John Tavares recorded two assists in the 1,000th game of his NHL career, Morgan Rielly scored for the first time this campaign and Samsonov recorded 23 saves as he ran his record on home ice to 15-1-1.
“We played today more for John,” Samsonov said after improving his record to 17-5-2 overall. He did not realize Tavares was about to reach a milestone until a pre-game ceremony.
“One thousand games,” Samonov said, pausing, “That’s amazing.”
Rielly, who is respected as an offensively skilled defenceman, had gone without a goal in 35 previous games this season. In the best year of his career, he had 20 goals.
“Mostly, I just feel relief,” Rielly said. “We wanted to respond after a bad game against Ottawa. We weren’t very proud of ourselves when we went home from here on Friday.”
Joseph Woll, who is 12-1 with a .928 save percentage for the Toronto Marlies, has been called up from the American Hockey League as Samsonov’s backup.
With any luck at all, Woll will not be pressed to play thanks to the upcoming prolonged break.
But first the Bruins come to town.
“Every game against Boston is special,” Alexander Kerfoot, the Maple Leafs’ forward, said.
William Nylander had an assist on Sunday and on Monday was named the league’s second star of the week. He leads Toronto with 28 goals and is tied with Mitch Marner for the team lead with 59 points.
“We are just trying to carve our way back to Boston,” Nylander said. “We have to keeping winning games and see what happens.
“The Bruins are on an incredible pace and will be hard to catch but we are going to try our best to do that.”
Cult figure Bobby Hull was a hockey wild man in a bygone NHL era – The Globe and Mail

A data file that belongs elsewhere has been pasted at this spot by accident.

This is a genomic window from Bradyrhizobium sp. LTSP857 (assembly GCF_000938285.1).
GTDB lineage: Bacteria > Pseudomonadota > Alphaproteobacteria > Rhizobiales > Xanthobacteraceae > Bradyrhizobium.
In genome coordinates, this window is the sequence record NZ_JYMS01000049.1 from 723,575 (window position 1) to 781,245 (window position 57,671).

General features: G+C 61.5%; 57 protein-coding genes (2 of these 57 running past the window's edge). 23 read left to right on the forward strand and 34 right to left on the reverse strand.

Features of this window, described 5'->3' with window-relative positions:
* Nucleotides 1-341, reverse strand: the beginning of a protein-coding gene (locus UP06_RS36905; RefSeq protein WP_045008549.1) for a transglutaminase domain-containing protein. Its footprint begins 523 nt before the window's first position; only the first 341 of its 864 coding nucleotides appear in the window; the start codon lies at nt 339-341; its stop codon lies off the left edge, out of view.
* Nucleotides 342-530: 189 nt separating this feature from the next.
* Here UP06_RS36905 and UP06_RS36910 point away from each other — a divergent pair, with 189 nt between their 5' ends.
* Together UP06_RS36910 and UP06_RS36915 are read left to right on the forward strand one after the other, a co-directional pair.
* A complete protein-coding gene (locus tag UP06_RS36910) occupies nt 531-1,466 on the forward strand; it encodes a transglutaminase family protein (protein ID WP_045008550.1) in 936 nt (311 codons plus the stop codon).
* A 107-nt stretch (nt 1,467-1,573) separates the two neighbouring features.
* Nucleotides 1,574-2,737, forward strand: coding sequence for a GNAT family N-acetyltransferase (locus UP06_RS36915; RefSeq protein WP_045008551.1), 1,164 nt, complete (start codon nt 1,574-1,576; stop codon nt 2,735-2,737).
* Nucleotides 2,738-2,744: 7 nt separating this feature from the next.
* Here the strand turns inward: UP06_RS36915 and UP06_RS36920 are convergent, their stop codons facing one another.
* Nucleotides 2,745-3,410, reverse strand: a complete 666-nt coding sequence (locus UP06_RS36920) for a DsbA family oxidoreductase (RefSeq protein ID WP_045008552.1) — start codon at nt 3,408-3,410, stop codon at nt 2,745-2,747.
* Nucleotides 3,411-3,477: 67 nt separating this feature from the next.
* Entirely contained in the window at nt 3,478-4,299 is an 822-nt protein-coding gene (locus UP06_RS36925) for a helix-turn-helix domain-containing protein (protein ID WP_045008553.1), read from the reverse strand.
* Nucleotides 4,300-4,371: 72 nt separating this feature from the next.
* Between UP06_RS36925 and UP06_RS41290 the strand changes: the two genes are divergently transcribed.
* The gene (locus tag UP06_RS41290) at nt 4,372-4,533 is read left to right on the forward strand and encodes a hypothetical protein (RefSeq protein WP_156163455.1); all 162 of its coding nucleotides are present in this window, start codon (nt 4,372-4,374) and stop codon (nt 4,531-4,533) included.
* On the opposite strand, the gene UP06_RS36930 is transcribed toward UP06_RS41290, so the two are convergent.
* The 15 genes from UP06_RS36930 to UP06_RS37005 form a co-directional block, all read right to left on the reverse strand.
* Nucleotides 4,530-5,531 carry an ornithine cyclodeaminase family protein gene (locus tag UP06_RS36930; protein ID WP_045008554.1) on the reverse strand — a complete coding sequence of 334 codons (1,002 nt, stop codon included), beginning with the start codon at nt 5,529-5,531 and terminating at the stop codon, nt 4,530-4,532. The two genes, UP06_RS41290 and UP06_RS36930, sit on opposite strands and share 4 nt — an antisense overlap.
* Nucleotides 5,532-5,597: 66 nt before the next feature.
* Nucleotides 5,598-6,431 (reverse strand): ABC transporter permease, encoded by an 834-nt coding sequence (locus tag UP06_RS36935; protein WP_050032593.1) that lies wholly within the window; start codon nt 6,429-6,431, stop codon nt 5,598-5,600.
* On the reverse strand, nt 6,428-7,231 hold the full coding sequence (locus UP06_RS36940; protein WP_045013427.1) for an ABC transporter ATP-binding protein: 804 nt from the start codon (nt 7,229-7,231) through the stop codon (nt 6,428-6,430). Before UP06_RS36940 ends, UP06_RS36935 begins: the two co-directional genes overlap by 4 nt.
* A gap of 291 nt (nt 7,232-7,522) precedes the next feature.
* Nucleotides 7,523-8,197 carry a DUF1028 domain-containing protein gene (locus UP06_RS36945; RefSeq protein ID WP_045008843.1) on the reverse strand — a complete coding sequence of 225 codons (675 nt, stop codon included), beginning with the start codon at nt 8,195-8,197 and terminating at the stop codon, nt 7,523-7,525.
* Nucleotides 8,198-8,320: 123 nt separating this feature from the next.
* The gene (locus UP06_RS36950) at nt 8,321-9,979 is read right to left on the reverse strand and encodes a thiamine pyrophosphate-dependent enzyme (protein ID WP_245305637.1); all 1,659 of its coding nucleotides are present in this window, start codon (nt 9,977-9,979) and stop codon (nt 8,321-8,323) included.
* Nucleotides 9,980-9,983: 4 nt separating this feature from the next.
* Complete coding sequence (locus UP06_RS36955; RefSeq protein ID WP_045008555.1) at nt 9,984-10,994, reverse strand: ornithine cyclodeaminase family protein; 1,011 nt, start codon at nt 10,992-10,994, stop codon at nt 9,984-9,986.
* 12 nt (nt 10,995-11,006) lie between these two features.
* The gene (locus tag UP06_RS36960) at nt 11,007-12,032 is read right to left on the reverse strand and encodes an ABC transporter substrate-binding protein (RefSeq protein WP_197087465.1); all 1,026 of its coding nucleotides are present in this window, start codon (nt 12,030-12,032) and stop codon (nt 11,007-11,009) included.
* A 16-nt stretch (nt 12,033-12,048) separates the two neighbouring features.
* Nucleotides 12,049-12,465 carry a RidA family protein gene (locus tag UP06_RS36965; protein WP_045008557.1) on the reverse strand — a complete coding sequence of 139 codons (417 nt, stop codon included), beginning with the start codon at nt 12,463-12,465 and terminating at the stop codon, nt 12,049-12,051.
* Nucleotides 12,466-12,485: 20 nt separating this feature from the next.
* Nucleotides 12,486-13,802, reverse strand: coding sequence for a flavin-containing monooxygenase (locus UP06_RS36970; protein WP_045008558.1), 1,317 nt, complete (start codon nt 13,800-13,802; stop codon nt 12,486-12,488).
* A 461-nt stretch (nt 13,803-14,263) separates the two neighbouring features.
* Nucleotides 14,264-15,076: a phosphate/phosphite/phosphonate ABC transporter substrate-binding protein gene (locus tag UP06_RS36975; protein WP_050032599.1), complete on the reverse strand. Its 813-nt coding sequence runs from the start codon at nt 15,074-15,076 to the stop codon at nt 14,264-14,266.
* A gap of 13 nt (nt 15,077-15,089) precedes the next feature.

Before Bobby Hull showed up, the NHL was long on workmanlike effort and short on rock ’n’ roll erraticism. Now that he’s gone, it’s returned to its former state.
But for a while there, Hull played hockey the way Led Zeppelin played arenas – the most interesting stories didn’t happen in public view, and few of them were the sort you’d want to hear in decent company.
One of the great pure goal scorers in the game’s history and its most notable off-season farmer, Hull bridged the gap between the NHL’s working-class roots and its jet-set aspirations. His career was full of ‘what ifs’ – what if he’d stayed in the NHL past his early 30s?; what if he’d been allowed to play in the Summit Series? The best testament to Hull’s athletic greatness was that despite often working against his own best interests, he still managed to be remembered as great.
Hull, 84, died on Monday.
Like many of his contemporaries, Hull was the sort they grew big on the farm. Born in rural Ontario, he came up through the provincial ranks and joined the Chicago Black Hawks in 1957. He was only 18, but already fully formed as a player.
In a league full of big, tough men, Hull was bigger and tougher, but also remarkably skilled. His slap shot is still remembered as a weapon of NHL mass destruction.
Teammate Glenn Hall once said of it: “The idea was not to stop that thing, but to avoid getting killed.”
Defending Hull was a special challenge because he didn’t have to find a way around you. He could just go through you.
He remains the only hockey player who is more recognizable with a pitchfork in his hands, bailing hay, than he was in uniform on the ice. Up until the chemists got involved, Hull may have had the most imposing physique in sports history. He put it to brutal use on the ice.
He was the first player to score more than 50 goals in a campaign. He scored more points than anyone ever had in a season. He won a single Stanley Cup, giving him access to the best-ever conversation.